Friday, March 29, 2013
Cutting another Verlander
Huh? Who would cut an extra tall power pitching dominating starter with obvious Hall of Fame potential?
No, no team would cut such a player. But of course, the Houston Astros could hardly take the field with just one player, could they? I'll get back to that.
Yup, I found another 2012 Opening Day Justin Verlander photo variation, though of course I have to cut it into standard baseball card size myself. That makes 3 now. And now it is the perfect day to post this.
A few days ago I found a kinda out-of-the-way Toys R Us, maybe a new one. I had been all through that town all winter long, but I had used some random internet yellow pages type search result to show me where Geoffrey had built his stores, rather than the official Geoffrey.com site. Turns out the site I clicked on was like a couple years old, and it never listed the one that was closest to me. But it was the top search result, and it worked better (i.e. loaded faster) than the tell us your-zip-code official site, which then loads a map you can't scroll with on mobile.
I have had this same problem with searching for Friendly Local Card Shops, going to several locations that were no longer the correct address. Just because information is on the Internet, does it have to stay there forever? Google, you fail sometimes. I know you are listening ... get this stuff together!
So I finally go to the nearest Toys R Us all along, in hopes of finding more of these blister packs of 2012 Opening Day, plus some hopes to get some more 2013 Opening Day too. I found one 3-pack pack of '12, and that was it. This store moves the baseball cards so slowly, they still had blister packs of 2011 Series One (no bonuses at all in that one, I pack-searched the blister pack very carefully). They even had Complete Factory Sets of 2011 for only $79.95. Those came with a special refractor card of Geoffrey himself! Sadly, I didn't get to read the back, as the last thing I would ever buy is a Complete Set over-priced by about $30. Those Geoffrey refractors sure tore up the hobby now didn't they?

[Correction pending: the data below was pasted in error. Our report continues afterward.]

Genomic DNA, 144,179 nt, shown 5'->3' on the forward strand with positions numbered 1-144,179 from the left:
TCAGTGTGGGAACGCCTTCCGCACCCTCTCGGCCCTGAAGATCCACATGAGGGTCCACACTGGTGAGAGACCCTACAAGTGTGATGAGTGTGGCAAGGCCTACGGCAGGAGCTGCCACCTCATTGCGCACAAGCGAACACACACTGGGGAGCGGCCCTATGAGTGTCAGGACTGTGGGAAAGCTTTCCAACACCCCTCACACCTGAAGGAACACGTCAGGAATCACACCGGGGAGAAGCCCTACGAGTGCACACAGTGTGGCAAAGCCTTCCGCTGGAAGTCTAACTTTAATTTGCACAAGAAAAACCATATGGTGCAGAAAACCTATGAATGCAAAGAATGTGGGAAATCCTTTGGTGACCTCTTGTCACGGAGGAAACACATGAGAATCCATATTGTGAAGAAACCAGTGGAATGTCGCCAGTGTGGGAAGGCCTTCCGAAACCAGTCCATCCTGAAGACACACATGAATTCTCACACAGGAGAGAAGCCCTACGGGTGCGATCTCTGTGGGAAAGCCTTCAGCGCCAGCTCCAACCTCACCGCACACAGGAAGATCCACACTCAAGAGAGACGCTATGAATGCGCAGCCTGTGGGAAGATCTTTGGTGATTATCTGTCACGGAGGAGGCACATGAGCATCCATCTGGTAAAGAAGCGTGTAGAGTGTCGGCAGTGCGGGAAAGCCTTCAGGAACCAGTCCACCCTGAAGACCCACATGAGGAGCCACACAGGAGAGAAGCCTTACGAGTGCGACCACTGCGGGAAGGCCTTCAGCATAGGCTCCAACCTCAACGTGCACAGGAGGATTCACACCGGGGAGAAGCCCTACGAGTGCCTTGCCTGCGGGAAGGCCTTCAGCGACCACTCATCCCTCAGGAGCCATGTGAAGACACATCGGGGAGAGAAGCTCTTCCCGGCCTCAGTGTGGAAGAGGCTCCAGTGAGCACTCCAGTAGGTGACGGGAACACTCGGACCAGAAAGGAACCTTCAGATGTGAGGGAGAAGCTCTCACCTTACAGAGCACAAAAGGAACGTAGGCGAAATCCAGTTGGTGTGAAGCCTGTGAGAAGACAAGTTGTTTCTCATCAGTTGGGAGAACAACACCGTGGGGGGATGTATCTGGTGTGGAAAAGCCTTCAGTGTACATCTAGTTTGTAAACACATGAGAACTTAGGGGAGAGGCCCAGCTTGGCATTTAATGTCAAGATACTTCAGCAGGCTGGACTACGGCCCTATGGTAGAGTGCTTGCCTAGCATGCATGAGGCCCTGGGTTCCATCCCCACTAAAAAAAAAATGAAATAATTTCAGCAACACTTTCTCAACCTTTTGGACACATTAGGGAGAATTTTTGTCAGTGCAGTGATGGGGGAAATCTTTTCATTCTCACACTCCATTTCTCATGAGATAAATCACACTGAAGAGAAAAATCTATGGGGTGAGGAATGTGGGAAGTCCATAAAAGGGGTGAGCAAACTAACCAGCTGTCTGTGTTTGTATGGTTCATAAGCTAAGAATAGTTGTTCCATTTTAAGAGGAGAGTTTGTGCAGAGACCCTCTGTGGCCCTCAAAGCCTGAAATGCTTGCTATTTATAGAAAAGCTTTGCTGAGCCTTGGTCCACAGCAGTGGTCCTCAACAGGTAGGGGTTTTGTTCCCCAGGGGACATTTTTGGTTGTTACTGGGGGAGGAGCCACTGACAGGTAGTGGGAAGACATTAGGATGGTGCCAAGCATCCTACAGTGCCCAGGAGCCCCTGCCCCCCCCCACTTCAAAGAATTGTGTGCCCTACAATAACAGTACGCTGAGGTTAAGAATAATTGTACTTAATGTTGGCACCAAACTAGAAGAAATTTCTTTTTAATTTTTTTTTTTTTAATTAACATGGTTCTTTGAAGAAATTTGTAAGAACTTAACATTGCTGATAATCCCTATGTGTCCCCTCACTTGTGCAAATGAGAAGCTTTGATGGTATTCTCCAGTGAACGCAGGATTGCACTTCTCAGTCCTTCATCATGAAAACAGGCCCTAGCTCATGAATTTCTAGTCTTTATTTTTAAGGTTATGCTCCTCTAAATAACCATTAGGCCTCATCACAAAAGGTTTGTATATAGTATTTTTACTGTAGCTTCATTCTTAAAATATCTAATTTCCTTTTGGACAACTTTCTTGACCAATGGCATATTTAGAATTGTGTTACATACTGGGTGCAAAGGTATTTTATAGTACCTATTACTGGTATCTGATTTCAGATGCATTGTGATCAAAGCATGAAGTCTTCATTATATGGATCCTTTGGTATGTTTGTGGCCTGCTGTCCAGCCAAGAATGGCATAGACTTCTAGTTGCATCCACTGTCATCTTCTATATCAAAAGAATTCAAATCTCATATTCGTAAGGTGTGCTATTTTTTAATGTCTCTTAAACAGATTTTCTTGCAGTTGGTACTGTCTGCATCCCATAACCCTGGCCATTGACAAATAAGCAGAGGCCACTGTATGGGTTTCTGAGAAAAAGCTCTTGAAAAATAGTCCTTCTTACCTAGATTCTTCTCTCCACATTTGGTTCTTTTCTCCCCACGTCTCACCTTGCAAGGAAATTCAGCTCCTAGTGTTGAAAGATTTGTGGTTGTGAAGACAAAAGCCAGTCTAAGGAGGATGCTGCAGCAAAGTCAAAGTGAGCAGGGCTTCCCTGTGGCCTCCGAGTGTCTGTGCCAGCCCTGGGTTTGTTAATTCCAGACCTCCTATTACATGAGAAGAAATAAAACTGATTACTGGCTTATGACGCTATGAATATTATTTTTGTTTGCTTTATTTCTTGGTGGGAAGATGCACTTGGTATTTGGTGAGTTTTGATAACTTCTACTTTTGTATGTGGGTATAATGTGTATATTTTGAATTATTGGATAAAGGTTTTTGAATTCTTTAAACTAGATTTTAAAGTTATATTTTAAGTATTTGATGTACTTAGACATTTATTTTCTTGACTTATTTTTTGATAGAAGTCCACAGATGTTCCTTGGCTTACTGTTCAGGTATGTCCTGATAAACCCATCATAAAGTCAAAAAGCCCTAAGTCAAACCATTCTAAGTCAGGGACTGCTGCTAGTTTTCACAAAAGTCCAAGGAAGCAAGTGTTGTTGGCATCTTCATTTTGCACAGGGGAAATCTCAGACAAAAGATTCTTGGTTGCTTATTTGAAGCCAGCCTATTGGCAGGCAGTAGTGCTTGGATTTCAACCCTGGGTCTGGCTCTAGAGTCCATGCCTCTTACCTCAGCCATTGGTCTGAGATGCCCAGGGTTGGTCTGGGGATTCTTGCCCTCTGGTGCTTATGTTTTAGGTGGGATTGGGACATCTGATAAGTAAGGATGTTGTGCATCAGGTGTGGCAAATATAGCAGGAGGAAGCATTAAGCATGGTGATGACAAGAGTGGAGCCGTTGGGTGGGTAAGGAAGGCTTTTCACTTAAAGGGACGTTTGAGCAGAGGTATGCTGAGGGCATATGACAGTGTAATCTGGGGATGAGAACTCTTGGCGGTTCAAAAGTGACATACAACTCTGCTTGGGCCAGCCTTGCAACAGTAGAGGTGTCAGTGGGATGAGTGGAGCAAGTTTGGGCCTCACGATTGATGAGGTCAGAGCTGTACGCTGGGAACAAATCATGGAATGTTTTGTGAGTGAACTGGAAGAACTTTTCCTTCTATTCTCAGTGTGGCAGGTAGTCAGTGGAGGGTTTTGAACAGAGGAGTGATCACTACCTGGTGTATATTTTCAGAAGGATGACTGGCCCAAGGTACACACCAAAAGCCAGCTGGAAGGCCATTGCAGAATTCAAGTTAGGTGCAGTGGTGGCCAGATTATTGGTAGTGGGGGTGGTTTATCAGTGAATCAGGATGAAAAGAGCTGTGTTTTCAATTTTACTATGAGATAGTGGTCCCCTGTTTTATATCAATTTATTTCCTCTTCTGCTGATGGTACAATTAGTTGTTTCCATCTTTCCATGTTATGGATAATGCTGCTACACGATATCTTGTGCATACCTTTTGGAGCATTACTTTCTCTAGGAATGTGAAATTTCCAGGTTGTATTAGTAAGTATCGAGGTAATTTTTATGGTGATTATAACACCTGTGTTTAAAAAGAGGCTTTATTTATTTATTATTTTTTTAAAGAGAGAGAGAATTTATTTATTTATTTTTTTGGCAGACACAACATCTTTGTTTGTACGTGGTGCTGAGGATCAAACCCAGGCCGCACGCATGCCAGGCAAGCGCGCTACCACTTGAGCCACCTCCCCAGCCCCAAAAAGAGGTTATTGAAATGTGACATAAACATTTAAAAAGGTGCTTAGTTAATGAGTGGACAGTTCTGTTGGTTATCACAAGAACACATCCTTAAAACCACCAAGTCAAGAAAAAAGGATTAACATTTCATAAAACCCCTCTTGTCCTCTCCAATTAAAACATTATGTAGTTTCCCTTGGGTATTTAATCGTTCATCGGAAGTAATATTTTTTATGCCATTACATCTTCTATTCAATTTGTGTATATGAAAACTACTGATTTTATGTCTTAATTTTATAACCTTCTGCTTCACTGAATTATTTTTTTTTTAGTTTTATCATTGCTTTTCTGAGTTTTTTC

But overall I can't complain. I did get what I hoped to get. Another Verlander in the 2012 style. I hope to figure out just how many of these there are. Kind of a cool retail only set, albeit of only one player, but quite unique these days, which no longer features Kelloggs cards, or Burger Kings, or K-Marts.
And of course today had the big news of Justin signing a 5 year contract extension with the Tigers. Which was immediately buried in the national media by Buster Posey's extension. Hitters will always generate more press than pitchers.
I found out in a neat way - Tigers GM Dave Dombrowski appeared in the broadcast booth at the beginning of the Tigers next-to-last Spring Training game. Kind of another Spring Treat. Much like the other day, I had forgotten that Dombrowski likes to chat on the air with Dan and Jim once in a while.
Overall though, the news today kind-of gives me the blahs. Perhaps it was a blessing that the Posey news overshadowed a new high for paying a pitcher. Back when Felix Hernandez signed a few weeks ago, I looked at his pay in an odd way, and I looked into this again today.
Verlander will make about $28 million a year when the extension kicks in. He will likely be averaging 3,500 pitches a season, as he has been lately. That's $8,000 per pitch. Eight Thousand Dollars. For each pitch.
I can't even wrap my mind around that. Sometimes, I think professional sports has just gone too far. This is one of those times.
On top of that, I'm losing my enthusiasm for the Tigers somewhat, though this is something that has been growing far before today. Their owner, Mike Illitch, wants to win a World Series. He played in the minor leagues and has overall been an excellent owner and a decent citizen of Detroit.
But much like the Red Wings before the salary cap, he is attempting to just purchase his way to the top. I think at one point the Wings had a #1 line that was composed of purely All-Stars, thanks to Illitch's checkbook.
Now, sure, Verlander is a product of the Tigers organization, so I can't quite say his wins are purchased victories. But if he had come up with a half-dozen or so well-known "small market" teams, he would obviously have never stayed with one. He is that good after all.
The greatest thing to happen to the Red Wings was the Salary Cap, in my opinion. They just kept on winning and going to the playoffs. This illustrated the skill of the Front Office more than anything.
Sure, baseball as recently as last season is littered with examples of high payroll teams failing miserably. The Dodgers seem to be this year's test of the idea of purchasing wins, moreso than the Tigers. And we've all seen Moneyball. Yet every low-payroll team that makes the playoffs just seems to be the exception that proves the rule. The Twins made it to a lot of playoff games. But did they make it to the Series?
Somewhere else today I read that Alex Rodriguez alone will make more than the entire Houston Astros team this year. I know who I will be rooting for on Sunday night. Winter is coming!
And really, this whole subject is just sad, and talked out, and nothing ever changes, except salaries continue to go up, up, up, as do ticket prices, and cable TV packages. So far, audio-only is still pretty cheap, but it went up $5 this year for using my mobile app. But it is just sucking the life out my enjoyment of baseball cards today. I feel like my Home Team is, well ... I'll still be rooting for them.
But I feel like I am rooting for the Yankees.